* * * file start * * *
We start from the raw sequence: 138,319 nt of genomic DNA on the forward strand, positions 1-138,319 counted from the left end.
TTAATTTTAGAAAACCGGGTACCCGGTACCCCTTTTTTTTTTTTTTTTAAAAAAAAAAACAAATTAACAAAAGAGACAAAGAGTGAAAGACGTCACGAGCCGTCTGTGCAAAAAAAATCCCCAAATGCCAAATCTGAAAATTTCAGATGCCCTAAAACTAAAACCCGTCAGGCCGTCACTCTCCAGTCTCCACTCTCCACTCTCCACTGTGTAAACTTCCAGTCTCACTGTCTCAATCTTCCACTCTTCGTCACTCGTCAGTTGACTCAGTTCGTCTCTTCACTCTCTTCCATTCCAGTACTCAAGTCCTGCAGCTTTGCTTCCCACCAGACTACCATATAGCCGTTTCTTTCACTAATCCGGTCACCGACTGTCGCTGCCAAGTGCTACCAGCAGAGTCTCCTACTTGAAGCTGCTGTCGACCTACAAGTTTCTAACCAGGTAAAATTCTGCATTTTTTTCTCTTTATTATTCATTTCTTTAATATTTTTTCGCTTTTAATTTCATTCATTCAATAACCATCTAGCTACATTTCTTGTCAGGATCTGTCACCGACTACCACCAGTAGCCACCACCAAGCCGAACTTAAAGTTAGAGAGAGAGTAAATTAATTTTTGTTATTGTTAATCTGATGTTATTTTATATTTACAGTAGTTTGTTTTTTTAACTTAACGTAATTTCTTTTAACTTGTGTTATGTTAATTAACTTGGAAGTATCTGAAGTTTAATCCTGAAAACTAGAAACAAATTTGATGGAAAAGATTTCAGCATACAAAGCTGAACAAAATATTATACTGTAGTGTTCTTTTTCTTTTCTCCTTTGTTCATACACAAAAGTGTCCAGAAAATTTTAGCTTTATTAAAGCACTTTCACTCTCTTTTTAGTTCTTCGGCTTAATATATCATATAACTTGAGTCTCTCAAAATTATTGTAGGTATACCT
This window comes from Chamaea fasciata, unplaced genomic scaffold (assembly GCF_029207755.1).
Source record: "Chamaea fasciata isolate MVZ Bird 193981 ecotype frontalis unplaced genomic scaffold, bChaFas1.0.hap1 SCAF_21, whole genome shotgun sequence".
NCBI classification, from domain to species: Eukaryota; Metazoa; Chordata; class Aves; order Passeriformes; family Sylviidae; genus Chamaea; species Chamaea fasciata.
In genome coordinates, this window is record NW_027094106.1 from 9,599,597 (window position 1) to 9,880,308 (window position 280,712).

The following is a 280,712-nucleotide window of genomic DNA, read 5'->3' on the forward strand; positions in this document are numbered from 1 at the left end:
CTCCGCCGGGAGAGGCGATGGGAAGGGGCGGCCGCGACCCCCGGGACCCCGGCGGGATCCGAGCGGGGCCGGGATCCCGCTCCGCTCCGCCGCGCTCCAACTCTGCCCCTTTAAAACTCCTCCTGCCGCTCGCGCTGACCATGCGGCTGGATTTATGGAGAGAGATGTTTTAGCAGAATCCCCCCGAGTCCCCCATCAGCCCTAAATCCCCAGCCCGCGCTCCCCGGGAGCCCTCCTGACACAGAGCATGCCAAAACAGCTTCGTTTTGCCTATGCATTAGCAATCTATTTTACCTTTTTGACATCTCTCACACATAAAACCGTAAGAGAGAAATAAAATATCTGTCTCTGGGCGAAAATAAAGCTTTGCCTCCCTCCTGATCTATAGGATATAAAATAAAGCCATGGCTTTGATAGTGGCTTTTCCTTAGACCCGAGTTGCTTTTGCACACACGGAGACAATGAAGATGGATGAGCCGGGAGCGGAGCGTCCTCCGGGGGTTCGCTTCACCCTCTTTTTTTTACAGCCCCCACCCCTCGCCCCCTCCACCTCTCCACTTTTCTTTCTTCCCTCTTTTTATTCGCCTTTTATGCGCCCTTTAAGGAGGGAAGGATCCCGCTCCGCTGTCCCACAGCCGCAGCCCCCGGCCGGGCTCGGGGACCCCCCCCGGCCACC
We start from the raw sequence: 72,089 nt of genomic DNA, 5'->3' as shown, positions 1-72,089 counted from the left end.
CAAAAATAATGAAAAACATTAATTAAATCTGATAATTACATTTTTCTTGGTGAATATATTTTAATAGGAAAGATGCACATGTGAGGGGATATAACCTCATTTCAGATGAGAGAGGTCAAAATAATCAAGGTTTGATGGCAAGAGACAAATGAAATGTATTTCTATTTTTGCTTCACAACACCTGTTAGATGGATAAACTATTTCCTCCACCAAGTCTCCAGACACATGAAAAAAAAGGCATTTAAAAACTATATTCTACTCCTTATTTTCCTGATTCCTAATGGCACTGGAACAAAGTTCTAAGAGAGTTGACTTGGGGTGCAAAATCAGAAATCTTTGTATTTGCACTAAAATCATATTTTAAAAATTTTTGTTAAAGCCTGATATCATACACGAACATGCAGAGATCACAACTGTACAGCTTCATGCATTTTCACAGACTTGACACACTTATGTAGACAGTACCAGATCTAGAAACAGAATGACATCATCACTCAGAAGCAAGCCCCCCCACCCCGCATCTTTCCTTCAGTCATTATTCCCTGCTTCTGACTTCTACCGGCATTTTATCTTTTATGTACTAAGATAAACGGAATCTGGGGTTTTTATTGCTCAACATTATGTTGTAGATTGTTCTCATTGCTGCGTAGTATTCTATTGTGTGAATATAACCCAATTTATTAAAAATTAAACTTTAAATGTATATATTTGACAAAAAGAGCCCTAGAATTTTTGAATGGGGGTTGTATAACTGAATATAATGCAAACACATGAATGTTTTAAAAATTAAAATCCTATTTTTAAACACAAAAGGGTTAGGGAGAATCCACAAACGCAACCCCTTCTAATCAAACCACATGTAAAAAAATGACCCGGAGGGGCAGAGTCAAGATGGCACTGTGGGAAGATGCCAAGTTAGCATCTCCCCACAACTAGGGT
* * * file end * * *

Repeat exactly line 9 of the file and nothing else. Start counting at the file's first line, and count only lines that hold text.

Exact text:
We start from the raw sequence: 72,089 nt of genomic DNA, 5'->3' as shown, positions 1-72,089 counted from the left end.